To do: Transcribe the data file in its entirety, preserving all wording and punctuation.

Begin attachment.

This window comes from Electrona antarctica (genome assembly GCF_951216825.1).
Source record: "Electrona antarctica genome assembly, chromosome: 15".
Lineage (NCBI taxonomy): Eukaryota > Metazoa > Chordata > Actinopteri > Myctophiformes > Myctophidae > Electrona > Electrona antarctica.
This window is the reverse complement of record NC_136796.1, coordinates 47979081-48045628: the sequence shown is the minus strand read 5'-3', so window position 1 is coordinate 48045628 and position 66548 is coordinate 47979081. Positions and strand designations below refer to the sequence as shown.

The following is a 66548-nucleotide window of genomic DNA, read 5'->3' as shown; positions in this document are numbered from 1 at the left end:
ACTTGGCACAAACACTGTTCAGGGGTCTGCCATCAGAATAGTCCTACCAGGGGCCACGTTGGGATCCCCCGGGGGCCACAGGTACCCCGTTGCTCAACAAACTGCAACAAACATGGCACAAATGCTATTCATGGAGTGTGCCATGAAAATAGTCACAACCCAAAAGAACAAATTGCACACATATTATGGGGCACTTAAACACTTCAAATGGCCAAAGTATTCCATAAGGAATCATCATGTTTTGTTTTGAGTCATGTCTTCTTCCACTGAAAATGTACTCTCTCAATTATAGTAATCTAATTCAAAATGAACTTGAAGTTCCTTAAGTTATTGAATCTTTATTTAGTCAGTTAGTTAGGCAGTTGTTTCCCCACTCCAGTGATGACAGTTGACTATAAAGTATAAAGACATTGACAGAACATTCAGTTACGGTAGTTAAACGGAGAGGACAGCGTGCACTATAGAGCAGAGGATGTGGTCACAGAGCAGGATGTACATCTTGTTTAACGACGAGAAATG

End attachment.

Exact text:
This window comes from Electrona antarctica (genome assembly GCF_951216825.1).
Source record: "Electrona antarctica genome assembly, chromosome: 15".
Lineage (NCBI taxonomy): Eukaryota > Metazoa > Chordata > Actinopteri > Myctophiformes > Myctophidae > Electrona > Electrona antarctica.
This window is the reverse complement of record NC_136796.1, coordinates 47979081-48045628: the sequence shown is the minus strand read 5'-3', so window position 1 is coordinate 48045628 and position 66548 is coordinate 47979081. Positions and strand designations below refer to the sequence as shown.

The following is a 66548-nucleotide window of genomic DNA, read 5'->3' as shown; positions in this document are numbered from 1 at the left end:
ACTTGGCACAAACACTGTTCAGGGGTCTGCCATCAGAATAGTCCTACCAGGGGCCACGTTGGGATCCCCCGGGGGCCACAGGTACCCCGTTGCTCAACAAACTGCAACAAACATGGCACAAATGCTATTCATGGAGTGTGCCATGAAAATAGTCACAACCCAAAAGAACAAATTGCACACATATTATGGGGCACTTAAACACTTCAAATGGCCAAAGTATTCCATAAGGAATCATCATGTTTTGTTTTGAGTCATGTCTTCTTCCACTGAAAATGTACTCTCTCAATTATAGTAATCTAATTCAAAATGAACTTGAAGTTCCTTAAGTTATTGAATCTTTATTTAGTCAGTTAGTTAGGCAGTTGTTTCCCCACTCCAGTGATGACAGTTGACTATAAAGTATAAAGACATTGACAGAACATTCAGTTACGGTAGTTAAACGGAGAGGACAGCGTGCACTATAGAGCAGAGGATGTGGTCACAGAGCAGGATGTACATCTTGTTTAACGACGAGAAATG